And so the routine went. I had learned it from others, and I would probably explain it to the next counselor who asked what leading fishing involved. And then, one camper, a small boy who brought his expensive fishing rod and tackle from home caught a turtle. And not a small, cute turtle either. It was about a foot in diameter, a geometrical pattern carved into its shell in a faint shade of orange on dark brown.

The boy called me over for help, and I saw it there, legs thrashing about in the gray and brown water, creating small waves. Its head stretched upward with the pull of the fishing line, and then retreated back into its shell, the fishing line following, straining, until the turtle's head was pulled back out, its neck stretched unnaturally.

It hit me, after a few moments of staring, that I was responsible for handling this, and that regardless of rumors that the turtles in this pond were in fact snapping turtles, I wanted this turtle to live. Quite strongly in fact.

"Stop trying to reel it in," I instructed, struggling to keep my voice calm.


I snatched the fishing rod from the hands of the boy, assuring the campers who had now gathered in an audience around me that the turtle would be all right. And then I pulled the turtle by the fishing line to the part of the pond where I could get closest to the water, reached my hand as close to the turtle as I could will myself to go, and cut the line. As the turtle disappeared into the water's darkness, campers asked me if it was dead.

"He's fine," I told them confidently, "the hook will just stay there, like it does in the fish."

The strangest part of walking away was just how close I felt to crying.

It occurred to me, as I told my campers that they should go back to fishing and stop worrying, that maybe when the fish flopped about, gasping for air, they suffered as much as the turtle did. That maybe we should worry.

Don't get me wrong. I eat meat. And the activism that feels the most meaningful to me is for human rights, not for the rights of fish. But I do wonder if our fascination with nature is inevitably nearly as dangerous as our tendency to ignore it. I wonder if I pulled the turtle too quickly into water from which I could release it, and by doing so caused further injury. . . I wonder if what I did may have actually killed it. I wonder if fishing teaches children that hurting something can be fun, as long as we can argue away all moral problems in our minds. As we tell ourselves that the hooks don't really hurt the fish, and that fish have no memory, so they cannot be traumatized by the experience of being deprived of water for minutes at a time.

Maybe we should stop fishing, hunting should be outlawed, and we should consider all animals injured in the name of fun victims of human cruelty. And for the sake of everything living, we need to put a stop to global warming.

Or maybe the opposite is true. Because every time a person steps on a patch of grass, tiny plants die. Nearly invisible insects are flattened, and their worlds go dark. And frankly, the last thing that the moss growing on the trunk of a tree needs, is a great big hug. It is a part of our existence that we alter nature, so perhaps we should instead embrace it, fish as much as we damn well please, and eat the fish too.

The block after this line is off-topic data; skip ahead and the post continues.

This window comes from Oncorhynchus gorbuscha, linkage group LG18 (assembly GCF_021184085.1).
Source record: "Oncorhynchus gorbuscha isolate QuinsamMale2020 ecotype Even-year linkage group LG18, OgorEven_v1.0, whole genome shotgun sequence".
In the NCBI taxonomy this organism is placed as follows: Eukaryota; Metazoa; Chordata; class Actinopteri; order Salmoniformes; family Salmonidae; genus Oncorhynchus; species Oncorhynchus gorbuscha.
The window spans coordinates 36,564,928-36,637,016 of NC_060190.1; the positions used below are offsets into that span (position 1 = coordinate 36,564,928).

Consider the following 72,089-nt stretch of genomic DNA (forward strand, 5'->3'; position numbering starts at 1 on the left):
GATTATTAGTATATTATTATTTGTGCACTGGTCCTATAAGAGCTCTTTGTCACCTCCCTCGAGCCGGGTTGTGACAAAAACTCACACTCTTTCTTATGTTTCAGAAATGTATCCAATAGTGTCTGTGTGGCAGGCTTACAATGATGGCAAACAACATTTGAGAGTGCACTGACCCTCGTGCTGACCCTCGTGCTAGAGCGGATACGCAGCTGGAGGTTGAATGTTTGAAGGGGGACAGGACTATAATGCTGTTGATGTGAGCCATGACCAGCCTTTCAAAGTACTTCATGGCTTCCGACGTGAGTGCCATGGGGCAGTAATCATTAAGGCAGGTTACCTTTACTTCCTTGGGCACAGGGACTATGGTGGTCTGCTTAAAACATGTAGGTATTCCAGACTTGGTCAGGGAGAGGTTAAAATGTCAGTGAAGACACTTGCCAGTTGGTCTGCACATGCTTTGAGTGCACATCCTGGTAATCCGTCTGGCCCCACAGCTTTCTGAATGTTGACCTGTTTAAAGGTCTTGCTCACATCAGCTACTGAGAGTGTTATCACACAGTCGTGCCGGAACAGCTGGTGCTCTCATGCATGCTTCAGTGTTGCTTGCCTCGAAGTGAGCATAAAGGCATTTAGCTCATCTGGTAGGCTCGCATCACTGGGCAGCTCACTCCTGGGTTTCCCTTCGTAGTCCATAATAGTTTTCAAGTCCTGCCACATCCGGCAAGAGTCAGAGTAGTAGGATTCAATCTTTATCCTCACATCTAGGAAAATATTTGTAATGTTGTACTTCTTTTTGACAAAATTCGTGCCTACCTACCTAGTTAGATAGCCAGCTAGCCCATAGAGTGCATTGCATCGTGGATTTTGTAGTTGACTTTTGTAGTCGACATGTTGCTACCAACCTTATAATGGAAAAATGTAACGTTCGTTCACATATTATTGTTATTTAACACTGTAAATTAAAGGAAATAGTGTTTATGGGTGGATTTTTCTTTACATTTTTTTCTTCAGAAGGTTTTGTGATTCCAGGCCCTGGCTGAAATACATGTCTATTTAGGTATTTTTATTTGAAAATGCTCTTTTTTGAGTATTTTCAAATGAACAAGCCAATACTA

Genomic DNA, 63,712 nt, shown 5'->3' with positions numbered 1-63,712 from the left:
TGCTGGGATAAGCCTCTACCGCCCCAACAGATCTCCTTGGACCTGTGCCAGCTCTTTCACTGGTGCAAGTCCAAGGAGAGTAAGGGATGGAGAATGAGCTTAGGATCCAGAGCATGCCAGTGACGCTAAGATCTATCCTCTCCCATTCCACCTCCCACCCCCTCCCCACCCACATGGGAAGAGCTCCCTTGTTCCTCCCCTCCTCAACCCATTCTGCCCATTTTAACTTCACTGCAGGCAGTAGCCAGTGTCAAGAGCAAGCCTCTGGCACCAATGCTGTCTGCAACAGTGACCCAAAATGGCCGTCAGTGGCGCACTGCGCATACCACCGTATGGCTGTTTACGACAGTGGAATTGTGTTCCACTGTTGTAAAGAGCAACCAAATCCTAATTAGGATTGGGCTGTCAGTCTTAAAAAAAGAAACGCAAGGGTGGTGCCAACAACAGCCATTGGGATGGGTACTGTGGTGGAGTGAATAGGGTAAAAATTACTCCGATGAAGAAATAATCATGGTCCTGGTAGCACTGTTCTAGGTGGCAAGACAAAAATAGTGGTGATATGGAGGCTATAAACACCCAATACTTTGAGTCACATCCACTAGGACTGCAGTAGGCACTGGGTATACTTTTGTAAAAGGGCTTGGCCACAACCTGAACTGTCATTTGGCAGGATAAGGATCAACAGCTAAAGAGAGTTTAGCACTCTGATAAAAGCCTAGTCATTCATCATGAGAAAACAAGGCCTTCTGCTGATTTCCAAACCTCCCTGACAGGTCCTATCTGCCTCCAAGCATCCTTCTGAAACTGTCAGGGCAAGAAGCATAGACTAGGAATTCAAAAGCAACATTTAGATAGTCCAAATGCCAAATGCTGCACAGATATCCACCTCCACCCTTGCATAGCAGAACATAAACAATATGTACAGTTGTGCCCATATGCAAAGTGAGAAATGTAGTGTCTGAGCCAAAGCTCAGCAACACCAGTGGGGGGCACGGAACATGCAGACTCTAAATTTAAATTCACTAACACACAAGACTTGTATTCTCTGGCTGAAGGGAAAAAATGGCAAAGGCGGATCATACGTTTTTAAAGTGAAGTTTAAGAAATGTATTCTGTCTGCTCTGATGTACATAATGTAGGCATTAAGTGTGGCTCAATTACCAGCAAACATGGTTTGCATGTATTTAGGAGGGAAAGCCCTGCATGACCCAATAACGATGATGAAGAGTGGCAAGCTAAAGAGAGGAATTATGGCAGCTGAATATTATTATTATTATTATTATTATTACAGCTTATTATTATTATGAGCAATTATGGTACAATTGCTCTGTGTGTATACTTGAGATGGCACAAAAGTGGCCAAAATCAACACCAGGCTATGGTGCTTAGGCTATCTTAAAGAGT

Either way, we have an impact, and just by waking up each morning we change the world around us, just as it changes us. I do believe that whichever way we choose to understand nature, we each must recognize that it exists in every aspect of our lives, and that in most cases, we cause the damage that we later try to correct.

And yes, I hope that that turtle is still swimming around in the pond tonight, thick leathery skin around the fishing hook healing and all pain long gone.


I've been reminded to let you know that my fabulous sister is partly responsible for coming up with the title of my blog.

Oh, and for folks who work at camp with me, I mean to tell a story here, not give a complete factual rendition of events :)

Friday, June 26, 2009

Celebrating Michael Jackson Day

Today was most obviously a national holiday. A holiday filled to the brim with music.

On the cover of the rapidly going downhill Baltimore sun, was Michael Jackson, pre-total redo of appearance, shouting expressively into a microphone. The article went on to describe the life of Michael Jackson in full, multiple page glory, focusing on the highlights of his pop music career, and celebrating his contributions to our culture. Multiply this by every local newspaper in every city, and nearly every television station.

The explosion of appreciation of Jackson's work did not stop with the media. I work at a summer camp, and remembering the pop legend seemed to be at the top of every other staff member's agenda. Hits like Billy Jean, ABC, and Thriller blared from every set of speakers around camp. The teacher of the art class that I assist with tried to teach the moonwalk to campers as they entered the classroom. And I felt proud to already possess the knowledge that Michael Jackson was indeed the small one in the Jackson Five.

But just days ago, didn't we laugh at this man whose memory we now revere? Didn't we, old and young, shake our heads and crack joke, ruthlessly perhaps, about how weird, crazy, and perhaps criminally creepy he had become, how far he had fallen? Wasn't he accused of, and tried for child molestation? And didn't it not really matter to us that he was acquitted of those charges? Wasn't he featured in an Eminem music video, jumping on a bed with little boys, with his nose falling off? We carry these memories in the pits of our stomachs, brewing, wondering whether it makes us cruel.